Dec 18, 2015
Art selection and comment by Lil Copan
As a graphic designer, Luba Lukova works with raw symbols and minimal text, stripping away words and symbols to locate a core. Her work also reflects her social activism. Mary’s Heart Pierced, a silk-screen print, is an illustration for A Prayer Book for Remembering the Women, which focuses on women figures in scripture. “When the church chooses which stories to tell and which stories to live out,” the book’s publisher explains, “it gives to us or withholds from us the stories we need to make our lives.” Peace is part of a series of posters on social justice issues. Born and educated in Bulgaria, Lukova lives in New York.
Last year, humanities professor Stanley Fish wrote a piece about selling his books. The books that had nourished his academic soul for half a century were wheeled unceremoniously out of his home. The ostensible reason for this sale was downsizing—Fish was moving from a house to an apartment. But the real reason was that he was approaching the end of his scholarly career, and the exit of his library was a symbol of a phase of his life coming to a close.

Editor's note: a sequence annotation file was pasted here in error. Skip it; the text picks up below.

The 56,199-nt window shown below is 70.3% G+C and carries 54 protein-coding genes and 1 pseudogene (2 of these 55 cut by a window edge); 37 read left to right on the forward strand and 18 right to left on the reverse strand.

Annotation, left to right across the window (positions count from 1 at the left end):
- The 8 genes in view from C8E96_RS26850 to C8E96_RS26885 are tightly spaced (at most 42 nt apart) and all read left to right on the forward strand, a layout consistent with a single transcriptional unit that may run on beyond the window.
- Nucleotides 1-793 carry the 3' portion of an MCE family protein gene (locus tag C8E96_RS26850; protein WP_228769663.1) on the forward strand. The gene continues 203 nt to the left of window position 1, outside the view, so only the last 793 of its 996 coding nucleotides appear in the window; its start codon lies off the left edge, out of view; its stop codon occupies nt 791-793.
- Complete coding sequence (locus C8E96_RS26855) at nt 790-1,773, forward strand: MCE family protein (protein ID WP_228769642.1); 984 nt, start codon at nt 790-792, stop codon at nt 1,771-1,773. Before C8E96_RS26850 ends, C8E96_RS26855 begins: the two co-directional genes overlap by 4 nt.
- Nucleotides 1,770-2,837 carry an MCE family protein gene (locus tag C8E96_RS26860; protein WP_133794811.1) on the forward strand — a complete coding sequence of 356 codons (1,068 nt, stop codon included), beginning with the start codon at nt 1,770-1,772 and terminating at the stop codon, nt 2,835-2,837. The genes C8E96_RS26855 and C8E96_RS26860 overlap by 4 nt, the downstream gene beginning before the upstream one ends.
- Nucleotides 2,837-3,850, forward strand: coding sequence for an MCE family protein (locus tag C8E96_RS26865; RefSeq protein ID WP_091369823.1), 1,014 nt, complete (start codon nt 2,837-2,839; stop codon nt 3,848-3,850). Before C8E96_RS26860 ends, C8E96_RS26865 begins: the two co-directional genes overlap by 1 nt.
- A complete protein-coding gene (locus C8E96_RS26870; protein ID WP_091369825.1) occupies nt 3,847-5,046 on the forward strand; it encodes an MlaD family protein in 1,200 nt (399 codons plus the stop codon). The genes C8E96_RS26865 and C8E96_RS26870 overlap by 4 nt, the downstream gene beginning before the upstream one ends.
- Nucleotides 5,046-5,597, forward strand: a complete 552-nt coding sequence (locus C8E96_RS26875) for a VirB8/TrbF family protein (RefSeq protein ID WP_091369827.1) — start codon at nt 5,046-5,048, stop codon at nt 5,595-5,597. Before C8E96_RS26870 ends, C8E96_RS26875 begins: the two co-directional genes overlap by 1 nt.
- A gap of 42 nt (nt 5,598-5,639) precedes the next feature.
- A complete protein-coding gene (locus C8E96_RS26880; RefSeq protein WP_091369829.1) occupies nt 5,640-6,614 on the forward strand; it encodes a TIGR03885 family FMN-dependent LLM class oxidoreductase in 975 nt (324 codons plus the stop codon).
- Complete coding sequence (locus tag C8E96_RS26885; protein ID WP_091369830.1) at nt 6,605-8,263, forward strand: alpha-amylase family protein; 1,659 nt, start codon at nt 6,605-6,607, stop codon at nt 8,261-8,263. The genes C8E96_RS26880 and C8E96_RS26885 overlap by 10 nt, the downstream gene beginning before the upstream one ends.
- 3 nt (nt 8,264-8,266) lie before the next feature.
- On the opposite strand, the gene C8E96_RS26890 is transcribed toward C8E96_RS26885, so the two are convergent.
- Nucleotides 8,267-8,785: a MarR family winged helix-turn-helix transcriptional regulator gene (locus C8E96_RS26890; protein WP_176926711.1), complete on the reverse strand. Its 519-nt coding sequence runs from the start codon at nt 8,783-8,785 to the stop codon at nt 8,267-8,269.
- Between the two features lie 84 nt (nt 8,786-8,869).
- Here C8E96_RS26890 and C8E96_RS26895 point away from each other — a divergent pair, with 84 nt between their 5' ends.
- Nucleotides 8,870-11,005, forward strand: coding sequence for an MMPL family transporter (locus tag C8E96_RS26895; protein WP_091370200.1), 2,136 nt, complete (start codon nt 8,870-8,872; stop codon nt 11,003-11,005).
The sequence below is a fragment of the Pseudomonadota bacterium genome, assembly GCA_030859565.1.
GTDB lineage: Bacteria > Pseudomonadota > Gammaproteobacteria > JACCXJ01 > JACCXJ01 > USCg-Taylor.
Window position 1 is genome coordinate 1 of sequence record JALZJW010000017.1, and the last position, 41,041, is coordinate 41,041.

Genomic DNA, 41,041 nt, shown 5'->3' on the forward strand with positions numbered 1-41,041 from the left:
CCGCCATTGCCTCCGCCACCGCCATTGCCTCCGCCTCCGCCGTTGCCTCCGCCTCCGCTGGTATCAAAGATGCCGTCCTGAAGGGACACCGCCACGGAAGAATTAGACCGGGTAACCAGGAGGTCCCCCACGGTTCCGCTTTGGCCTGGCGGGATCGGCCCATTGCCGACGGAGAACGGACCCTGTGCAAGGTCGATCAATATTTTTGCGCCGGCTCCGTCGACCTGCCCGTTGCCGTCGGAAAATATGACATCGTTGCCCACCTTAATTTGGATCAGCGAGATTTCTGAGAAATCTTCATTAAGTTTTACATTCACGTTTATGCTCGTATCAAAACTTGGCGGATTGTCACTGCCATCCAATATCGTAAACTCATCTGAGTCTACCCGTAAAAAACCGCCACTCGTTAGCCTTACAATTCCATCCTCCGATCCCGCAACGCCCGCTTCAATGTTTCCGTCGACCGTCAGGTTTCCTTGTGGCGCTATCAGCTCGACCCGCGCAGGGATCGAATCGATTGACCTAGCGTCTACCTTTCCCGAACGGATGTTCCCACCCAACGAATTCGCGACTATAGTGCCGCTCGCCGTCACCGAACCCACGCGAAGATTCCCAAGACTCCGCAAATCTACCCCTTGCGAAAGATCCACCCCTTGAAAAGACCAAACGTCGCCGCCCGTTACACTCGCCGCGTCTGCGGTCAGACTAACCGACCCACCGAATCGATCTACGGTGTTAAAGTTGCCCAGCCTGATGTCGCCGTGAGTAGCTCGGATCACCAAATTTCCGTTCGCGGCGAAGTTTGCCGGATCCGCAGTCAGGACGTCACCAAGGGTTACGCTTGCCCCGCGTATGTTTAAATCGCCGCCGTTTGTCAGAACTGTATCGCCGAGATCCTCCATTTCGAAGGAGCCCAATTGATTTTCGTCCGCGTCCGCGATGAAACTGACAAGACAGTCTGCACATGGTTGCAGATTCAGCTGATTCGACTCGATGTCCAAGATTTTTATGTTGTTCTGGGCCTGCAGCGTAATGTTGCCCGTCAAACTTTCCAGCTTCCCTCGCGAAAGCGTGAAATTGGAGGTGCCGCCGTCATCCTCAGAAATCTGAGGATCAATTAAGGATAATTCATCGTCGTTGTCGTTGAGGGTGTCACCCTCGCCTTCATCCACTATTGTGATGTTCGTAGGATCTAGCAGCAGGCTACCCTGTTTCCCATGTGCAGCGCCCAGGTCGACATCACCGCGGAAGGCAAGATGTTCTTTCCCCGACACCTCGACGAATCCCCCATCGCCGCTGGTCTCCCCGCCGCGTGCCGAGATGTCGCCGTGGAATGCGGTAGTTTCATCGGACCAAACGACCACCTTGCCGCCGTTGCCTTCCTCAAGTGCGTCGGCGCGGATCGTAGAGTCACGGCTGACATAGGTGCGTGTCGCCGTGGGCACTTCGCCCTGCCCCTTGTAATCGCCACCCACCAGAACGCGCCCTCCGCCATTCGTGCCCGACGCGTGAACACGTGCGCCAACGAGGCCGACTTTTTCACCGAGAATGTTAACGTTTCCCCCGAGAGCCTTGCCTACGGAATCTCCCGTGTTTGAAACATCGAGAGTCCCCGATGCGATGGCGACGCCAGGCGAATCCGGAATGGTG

Luke’s first two chapters are a metaphorical retirement home for elders who are “looking forward to the consolation of Israel.” Then, in a sudden swirl of events, God gathers these aging people into the drama of salvation.
The other day, a small group from my church joined others from our neighborhood in a march on Chicago's north side. As we swarmed the streets, temporarily shutting down traffic, I noticed a woman in a car. Some motorists were exasperated, trying to turn around or just glowering at us. Others were supportive, honking their horns to the rhythm of "Siyahamba" as we sang. But this woman did nothing but sit there, parked in the middle of the procession, and wipe tears from her eyes. With visible emotion, she registered shock at this small but mighty band of the faithful marching with a processional cross at our head, proclaiming that black lives matter.
While the crowd's emotion was jubilant and righteous, I couldn't help but feel sad.